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Premenstrual syndrome Causes, Symptoms and Treatment

The premenstrual syndrome (PMS)is a set of physical and emotional symptoms that usually occur 2 to 7 days before menstruation (sometimes up to 14 days). They usually end with the arrival of the rules or within a few days.

The most common symptoms are pronounced fatigue , sensitive and swollen breasts , swellingof the lower abdomen , headaches and irritability .

The intensity of the symptoms as well as their duration varies a lot from one woman to another.

How many women affected?

Nearly 75% of fertile women experience mild symptoms the day before or when they are menstruating, such as mild cramping of the uterus. This does not prevent them from continuing their normal activities and, after all, it is not a problem. From 20% to 30% of women have symptoms severe enough to interfere with daily activities.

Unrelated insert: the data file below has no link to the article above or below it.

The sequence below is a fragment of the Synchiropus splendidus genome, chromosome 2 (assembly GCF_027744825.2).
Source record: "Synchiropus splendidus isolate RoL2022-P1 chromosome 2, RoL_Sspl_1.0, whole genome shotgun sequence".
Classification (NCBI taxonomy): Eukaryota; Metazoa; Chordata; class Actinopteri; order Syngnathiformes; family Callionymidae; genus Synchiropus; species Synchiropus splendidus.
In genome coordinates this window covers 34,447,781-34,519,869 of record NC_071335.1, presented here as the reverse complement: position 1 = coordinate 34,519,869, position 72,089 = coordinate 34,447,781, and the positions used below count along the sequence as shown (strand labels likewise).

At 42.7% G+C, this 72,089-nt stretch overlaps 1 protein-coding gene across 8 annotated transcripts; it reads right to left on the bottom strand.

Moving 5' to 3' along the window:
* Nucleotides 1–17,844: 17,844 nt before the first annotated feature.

The premenstrual dysphoric disorder (PMDD) is a PMS including psychological symptoms are very pronounced. It would affect 2% to 6% of women.

Diagnostic of Premenstrual syndrome

The criteria for diagnosing premenstrual syndrome have long remained unclear. A new classification by the International Society for Premenstrual Disorders (ISPMD) clarifies the situation. Thus, it has been established that in order to diagnose premenstrual syndrome, the symptoms must have manifested themselves during the majority of the menstrual cycles of the past year. In addition, symptoms should be completely absent for at least 1 week per month.

Some situations may at first glance be mistaken for premenstrual syndrome, such as premenopause and depression.